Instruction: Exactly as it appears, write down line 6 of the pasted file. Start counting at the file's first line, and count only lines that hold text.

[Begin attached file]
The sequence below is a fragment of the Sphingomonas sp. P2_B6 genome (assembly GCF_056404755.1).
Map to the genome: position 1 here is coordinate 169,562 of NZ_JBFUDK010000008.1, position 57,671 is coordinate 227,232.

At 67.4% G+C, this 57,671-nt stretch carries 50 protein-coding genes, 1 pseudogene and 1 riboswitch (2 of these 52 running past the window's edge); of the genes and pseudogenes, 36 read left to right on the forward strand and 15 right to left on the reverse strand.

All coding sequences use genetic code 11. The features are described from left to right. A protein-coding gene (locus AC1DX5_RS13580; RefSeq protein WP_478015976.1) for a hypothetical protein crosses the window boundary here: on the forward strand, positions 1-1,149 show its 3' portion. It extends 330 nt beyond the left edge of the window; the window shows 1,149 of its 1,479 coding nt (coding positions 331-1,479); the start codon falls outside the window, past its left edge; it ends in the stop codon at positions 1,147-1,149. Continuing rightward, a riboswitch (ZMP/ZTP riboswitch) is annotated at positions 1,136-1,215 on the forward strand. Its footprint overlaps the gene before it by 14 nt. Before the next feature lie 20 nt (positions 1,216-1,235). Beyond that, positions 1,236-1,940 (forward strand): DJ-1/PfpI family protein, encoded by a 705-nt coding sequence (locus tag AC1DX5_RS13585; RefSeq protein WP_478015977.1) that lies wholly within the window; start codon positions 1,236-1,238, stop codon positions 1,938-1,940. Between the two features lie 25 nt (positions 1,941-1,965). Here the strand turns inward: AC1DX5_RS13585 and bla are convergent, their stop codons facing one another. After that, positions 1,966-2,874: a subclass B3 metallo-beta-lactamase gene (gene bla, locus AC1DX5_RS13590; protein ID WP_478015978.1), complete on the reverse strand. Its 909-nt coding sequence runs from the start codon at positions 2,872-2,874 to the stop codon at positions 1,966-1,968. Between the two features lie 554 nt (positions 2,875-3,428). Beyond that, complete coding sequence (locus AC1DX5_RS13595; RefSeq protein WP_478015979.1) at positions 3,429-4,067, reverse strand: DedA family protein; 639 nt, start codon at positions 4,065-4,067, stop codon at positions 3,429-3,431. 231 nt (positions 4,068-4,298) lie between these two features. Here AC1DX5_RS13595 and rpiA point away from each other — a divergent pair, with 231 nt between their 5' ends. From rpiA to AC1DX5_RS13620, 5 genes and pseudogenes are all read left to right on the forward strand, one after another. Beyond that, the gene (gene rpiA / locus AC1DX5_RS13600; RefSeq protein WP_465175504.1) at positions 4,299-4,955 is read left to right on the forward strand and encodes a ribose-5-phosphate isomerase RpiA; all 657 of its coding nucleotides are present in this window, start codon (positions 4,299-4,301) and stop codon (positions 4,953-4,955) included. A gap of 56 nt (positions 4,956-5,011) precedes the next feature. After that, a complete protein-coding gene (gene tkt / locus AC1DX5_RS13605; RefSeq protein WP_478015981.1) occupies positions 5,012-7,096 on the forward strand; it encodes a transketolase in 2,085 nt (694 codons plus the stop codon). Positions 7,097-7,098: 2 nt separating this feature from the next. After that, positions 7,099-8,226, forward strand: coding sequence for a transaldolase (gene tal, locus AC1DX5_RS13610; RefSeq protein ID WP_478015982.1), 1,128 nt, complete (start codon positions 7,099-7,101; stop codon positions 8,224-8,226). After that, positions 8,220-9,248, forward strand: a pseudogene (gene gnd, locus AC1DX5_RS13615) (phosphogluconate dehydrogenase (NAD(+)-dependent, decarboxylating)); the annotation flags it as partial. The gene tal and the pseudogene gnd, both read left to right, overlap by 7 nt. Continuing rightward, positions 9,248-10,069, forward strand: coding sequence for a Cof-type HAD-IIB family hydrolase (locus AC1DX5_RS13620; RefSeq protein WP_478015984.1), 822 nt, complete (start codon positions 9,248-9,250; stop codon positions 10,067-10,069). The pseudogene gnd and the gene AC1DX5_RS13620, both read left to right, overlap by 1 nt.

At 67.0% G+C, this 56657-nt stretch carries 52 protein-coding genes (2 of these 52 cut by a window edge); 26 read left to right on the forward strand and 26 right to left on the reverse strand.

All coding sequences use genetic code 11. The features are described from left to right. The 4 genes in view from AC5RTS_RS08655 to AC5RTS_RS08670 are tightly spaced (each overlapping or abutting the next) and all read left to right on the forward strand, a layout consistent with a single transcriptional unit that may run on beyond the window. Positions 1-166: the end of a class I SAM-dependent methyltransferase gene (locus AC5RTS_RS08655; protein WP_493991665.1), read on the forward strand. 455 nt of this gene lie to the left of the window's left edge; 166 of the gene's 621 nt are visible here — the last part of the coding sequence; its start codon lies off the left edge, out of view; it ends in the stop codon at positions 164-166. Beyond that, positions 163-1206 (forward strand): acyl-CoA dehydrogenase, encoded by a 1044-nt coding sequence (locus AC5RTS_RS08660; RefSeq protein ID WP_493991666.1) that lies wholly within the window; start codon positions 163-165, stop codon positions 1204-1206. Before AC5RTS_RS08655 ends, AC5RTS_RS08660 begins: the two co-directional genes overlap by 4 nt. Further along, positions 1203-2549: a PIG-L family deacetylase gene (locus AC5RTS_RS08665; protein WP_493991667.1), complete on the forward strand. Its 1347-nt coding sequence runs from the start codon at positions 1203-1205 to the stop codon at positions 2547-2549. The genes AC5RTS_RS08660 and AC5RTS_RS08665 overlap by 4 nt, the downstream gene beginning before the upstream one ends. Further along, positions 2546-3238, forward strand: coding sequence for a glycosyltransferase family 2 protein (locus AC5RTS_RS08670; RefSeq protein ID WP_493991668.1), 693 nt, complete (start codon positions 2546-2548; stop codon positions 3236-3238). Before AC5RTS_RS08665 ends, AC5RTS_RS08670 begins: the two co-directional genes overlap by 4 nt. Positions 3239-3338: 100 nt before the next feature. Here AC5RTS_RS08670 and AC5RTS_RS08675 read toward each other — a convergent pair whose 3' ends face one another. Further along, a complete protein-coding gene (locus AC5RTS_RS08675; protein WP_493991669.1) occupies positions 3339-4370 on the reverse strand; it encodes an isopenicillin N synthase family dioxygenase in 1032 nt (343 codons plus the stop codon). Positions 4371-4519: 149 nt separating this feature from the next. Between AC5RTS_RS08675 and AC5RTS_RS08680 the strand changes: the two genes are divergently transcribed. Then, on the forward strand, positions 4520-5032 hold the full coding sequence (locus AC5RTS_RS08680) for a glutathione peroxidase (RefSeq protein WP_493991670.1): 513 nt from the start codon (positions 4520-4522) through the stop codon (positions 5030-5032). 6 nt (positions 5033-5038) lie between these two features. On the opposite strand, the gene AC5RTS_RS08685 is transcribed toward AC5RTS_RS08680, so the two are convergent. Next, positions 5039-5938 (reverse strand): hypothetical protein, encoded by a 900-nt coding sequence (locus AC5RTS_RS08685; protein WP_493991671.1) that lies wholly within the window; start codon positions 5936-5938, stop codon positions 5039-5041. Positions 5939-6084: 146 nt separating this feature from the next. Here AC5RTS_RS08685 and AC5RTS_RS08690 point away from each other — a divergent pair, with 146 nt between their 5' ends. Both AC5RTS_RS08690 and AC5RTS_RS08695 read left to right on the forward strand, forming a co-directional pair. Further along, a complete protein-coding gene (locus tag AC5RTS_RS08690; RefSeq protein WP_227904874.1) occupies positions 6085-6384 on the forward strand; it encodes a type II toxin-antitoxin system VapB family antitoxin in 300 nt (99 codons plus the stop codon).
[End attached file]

All coding sequences use genetic code 11. The features are described from left to right. The 4 genes in view from AC5RTS_RS08655 to AC5RTS_RS08670 are tightly spaced (each overlapping or abutting the next) and all read left to right on the forward strand, a layout consistent with a single transcriptional unit that may run on beyond the window. Positions 1-166: the end of a class I SAM-dependent methyltransferase gene (locus AC5RTS_RS08655; protein WP_493991665.1), read on the forward strand. 455 nt of this gene lie to the left of the window's left edge; 166 of the gene's 621 nt are visible here — the last part of the coding sequence; its start codon lies off the left edge, out of view; it ends in the stop codon at positions 164-166. Beyond that, positions 163-1206 (forward strand): acyl-CoA dehydrogenase, encoded by a 1044-nt coding sequence (locus AC5RTS_RS08660; RefSeq protein ID WP_493991666.1) that lies wholly within the window; start codon positions 163-165, stop codon positions 1204-1206. Before AC5RTS_RS08655 ends, AC5RTS_RS08660 begins: the two co-directional genes overlap by 4 nt. Further along, positions 1203-2549: a PIG-L family deacetylase gene (locus AC5RTS_RS08665; protein WP_493991667.1), complete on the forward strand. Its 1347-nt coding sequence runs from the start codon at positions 1203-1205 to the stop codon at positions 2547-2549. The genes AC5RTS_RS08660 and AC5RTS_RS08665 overlap by 4 nt, the downstream gene beginning before the upstream one ends. Further along, positions 2546-3238, forward strand: coding sequence for a glycosyltransferase family 2 protein (locus AC5RTS_RS08670; RefSeq protein ID WP_493991668.1), 693 nt, complete (start codon positions 2546-2548; stop codon positions 3236-3238). Before AC5RTS_RS08665 ends, AC5RTS_RS08670 begins: the two co-directional genes overlap by 4 nt. Positions 3239-3338: 100 nt before the next feature. Here AC5RTS_RS08670 and AC5RTS_RS08675 read toward each other — a convergent pair whose 3' ends face one another. Further along, a complete protein-coding gene (locus AC5RTS_RS08675; protein WP_493991669.1) occupies positions 3339-4370 on the reverse strand; it encodes an isopenicillin N synthase family dioxygenase in 1032 nt (343 codons plus the stop codon). Positions 4371-4519: 149 nt separating this feature from the next. Between AC5RTS_RS08675 and AC5RTS_RS08680 the strand changes: the two genes are divergently transcribed. Then, on the forward strand, positions 4520-5032 hold the full coding sequence (locus AC5RTS_RS08680) for a glutathione peroxidase (RefSeq protein WP_493991670.1): 513 nt from the start codon (positions 4520-4522) through the stop codon (positions 5030-5032). 6 nt (positions 5033-5038) lie between these two features. On the opposite strand, the gene AC5RTS_RS08685 is transcribed toward AC5RTS_RS08680, so the two are convergent. Next, positions 5039-5938 (reverse strand): hypothetical protein, encoded by a 900-nt coding sequence (locus AC5RTS_RS08685; protein WP_493991671.1) that lies wholly within the window; start codon positions 5936-5938, stop codon positions 5039-5041. Positions 5939-6084: 146 nt separating this feature from the next. Here AC5RTS_RS08685 and AC5RTS_RS08690 point away from each other — a divergent pair, with 146 nt between their 5' ends. Both AC5RTS_RS08690 and AC5RTS_RS08695 read left to right on the forward strand, forming a co-directional pair. Further along, a complete protein-coding gene (locus tag AC5RTS_RS08690; RefSeq protein WP_227904874.1) occupies positions 6085-6384 on the forward strand; it encodes a type II toxin-antitoxin system VapB family antitoxin in 300 nt (99 codons plus the stop codon).